Sleep Problems and Solutions

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Beyond Blue Survivorship Issue
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From the moment you’re diagnosed with colorectal cancer, simple life experiences or pleasures that once came so easily may begin to elude you. In addition to the life-changing diagnosis thrown your way, what may have once been something you had taken for granted can become a monumental issue – like getting a good night’s sleep. Sleep problems in people with colorectal cancer is a quality of life issue.

Sleep is crucial to healing. Maybe you didn’t sleep for weeks when you were first diagnosed. Perhaps you cruised through chemo and radiation and slept like a baby every night. Possibly, you had surgery, and now you need to get up numerous times throughout the night to use the bathroom. While your daily quality of life during daylight hours has already been negatively affected, now you find yourself with sleep problems: awake at night, unable to fall asleep or stay asleep.

It’s common for colorectal cancer patients, their families, and loved ones to lose sleep or have sleep problems – whether from treatment effects, or from stress, fear, or anxiety. Loss of sleep profoundly affects quality of life. It is difficult, if not impossible, to function optimally when you aren’t sleeping well. It’s beyond frustrating to be awake for hours at night, only to wake up groggy and barely able to get out of bed the next morning. 

Q&A with Sleep Tips from an Expert

Fight CRC spoke with Douglas E. Guggenheim, MD, a medical oncology specialist in the department of Hematology and Oncology at the University of Pennsylvania, about sleep problems in people with colorectal cancer.

Q: What are the first steps someone with cancer can take if they aren’t sleeping well? 

A: There have been lots of anecdotal conversations with regard to how to manage insomnia and sleep problems throughout the cancer continuum. The problem with insomnia is that it can be multifactorial, treatment related, social, or psychological in nature. With that, the approaches and strategies with which we must employ must first start with conversations regarding what triggers may be contributing to the specific sleeping issue. Probably the best strategy to begin assessing one’s sleep problems would be to start with a sleep diary, assessing and looking for specific trends that may be contributing. For example, medication used at a certain time of the day, such as the timing of steroids, or identifying fractured sleep hygiene in the sense that one’s schedule is very off with regard to a consistent bedtime or sleep routine. With regard to specific concerns about steroids, the general strategy is to take these medications early in the day to ease the side effects at bedtime. Typically, I would start with that approach and look to correct variations before escalating to other strategies. For example, a specific routine incorporating a set time for bed and a “winding down” process may help alleviate insomnia.

Q: What if those first steps don't help? Suppose cancer-related anxiety or depression is contributing to insomnia.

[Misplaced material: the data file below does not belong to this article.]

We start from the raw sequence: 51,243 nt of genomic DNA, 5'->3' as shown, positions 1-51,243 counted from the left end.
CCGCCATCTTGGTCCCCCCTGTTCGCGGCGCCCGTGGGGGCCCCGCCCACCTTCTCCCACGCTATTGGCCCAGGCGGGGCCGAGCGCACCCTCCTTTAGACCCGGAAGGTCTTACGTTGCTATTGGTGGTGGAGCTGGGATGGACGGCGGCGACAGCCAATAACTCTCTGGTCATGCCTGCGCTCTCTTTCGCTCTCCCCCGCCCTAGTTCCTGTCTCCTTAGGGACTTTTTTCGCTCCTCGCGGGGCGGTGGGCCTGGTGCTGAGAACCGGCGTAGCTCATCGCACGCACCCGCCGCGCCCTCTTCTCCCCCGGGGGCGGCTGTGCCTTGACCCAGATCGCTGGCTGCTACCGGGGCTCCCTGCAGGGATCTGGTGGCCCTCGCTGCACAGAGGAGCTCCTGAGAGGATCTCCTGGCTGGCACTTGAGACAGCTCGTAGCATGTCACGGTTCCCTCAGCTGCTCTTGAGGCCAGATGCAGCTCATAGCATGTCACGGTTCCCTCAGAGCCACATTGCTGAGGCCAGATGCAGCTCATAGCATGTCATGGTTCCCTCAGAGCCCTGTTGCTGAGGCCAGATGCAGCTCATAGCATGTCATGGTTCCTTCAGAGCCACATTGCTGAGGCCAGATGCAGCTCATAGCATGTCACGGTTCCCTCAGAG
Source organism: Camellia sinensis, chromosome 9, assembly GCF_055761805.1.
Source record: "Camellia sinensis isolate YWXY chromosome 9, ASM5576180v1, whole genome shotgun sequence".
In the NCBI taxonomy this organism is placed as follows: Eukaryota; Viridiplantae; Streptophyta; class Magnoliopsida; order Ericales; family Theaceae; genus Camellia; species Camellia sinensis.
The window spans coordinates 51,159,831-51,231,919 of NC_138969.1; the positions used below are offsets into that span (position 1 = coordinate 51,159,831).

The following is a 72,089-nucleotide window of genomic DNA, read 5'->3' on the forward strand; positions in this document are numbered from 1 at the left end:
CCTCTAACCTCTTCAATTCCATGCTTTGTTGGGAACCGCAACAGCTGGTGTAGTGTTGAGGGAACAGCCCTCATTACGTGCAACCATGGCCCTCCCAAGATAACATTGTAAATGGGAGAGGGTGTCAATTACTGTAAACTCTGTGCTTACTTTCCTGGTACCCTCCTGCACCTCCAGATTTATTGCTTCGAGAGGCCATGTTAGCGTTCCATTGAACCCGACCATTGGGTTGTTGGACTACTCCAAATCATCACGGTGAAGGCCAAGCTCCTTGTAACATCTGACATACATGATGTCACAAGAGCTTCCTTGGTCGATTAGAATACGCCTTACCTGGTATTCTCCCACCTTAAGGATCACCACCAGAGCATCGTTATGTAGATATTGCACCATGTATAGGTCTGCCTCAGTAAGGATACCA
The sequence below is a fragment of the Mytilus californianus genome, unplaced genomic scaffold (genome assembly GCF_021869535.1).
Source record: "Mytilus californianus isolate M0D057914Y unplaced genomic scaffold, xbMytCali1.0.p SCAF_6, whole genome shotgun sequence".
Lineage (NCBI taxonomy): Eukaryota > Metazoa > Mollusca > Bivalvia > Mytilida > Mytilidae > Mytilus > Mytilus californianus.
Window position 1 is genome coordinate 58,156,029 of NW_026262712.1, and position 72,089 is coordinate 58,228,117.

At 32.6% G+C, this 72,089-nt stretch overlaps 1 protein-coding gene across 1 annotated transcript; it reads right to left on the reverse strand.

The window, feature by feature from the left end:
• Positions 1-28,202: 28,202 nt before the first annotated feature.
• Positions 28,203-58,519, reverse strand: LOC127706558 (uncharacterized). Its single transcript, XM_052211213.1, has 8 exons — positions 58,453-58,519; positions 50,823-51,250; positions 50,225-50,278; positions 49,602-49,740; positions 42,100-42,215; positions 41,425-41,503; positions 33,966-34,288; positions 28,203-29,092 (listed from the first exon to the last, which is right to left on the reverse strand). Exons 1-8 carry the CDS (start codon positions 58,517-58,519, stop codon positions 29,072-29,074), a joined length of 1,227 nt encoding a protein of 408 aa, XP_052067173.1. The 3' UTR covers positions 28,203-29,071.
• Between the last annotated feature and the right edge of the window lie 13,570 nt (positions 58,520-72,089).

A: Strategies for correcting sleep problems in people with colorectal cancer can certainly be considered at home by the patient or family looking for specific triggers. It is always important to include your physician as they can assist with a troubleshooting process and offer recommendations and options for next steps. There is evidence to suggest that one cause of insomnia could be stress and anxiety, and there may be a potential role for cognitive behavior therapy (CBT) from a talk therapy approach. 

Oftentimes, discussing one’s problems and concerns can relieve significant anxiety and assist a patient with developing tools with which they can address some of the specific concerns, leading to improved sleep hygiene. 

For a certain cohort of patients, support groups can assist with recommendations and strategies for improving sleep; however, from a more formal psychological perspective, literature supports the role of CBT as noted above.

Q: If those steps don’t address the sleep problems in people with colorectal cancer, what do you recommend next? What are your thoughts on complementary and alternative treatments?

A: If the above-noted strategies are not particularly helpful in alleviating sleep problems, employing alternate treatment strategies are appropriate – whether that be aromatherapy, acupuncture, nontraditional medication, and supplements, such as melatonin. These should be discussed with the treating physician or supportive care provider to provide the best potential recommendations.

The problem, however, is once the above-noted issues have been exhausted, where does one go? This is often when the physician thinks of a more pharmacologic approach to treatment. There are reasonable anecdotal experiences to suggest the role of medical marijuana and its derivatives to assist with insomnia; however, one could also consider antianxiety medication. Antidepressants or antianxiety medications, such as Xanax®, Zoloft®, and Lexapro®, may be helpful in supplementing serotonin and may alleviate some of the stress and distress related to colorectal cancer, leading to better sleep. There are also specific sleep-directed medication such as Ambien® or Lunesta® , which could also be helpful for patients struggling to achieve peaceful sleep at night. Typically the goal would be to exhaust treatment options with less potential side effects, as some of the more aggressive strategies can lead to dependence and addiction. If you are receiving palliative care, be sure to include your oncology team so they can help your palliative care team and you manage and maintain the best possible quality of life. 

Q: Finally, is there a point where a patient needs doctor-prescribed medicines or perhaps other legal alternatives to help with their sleep problems?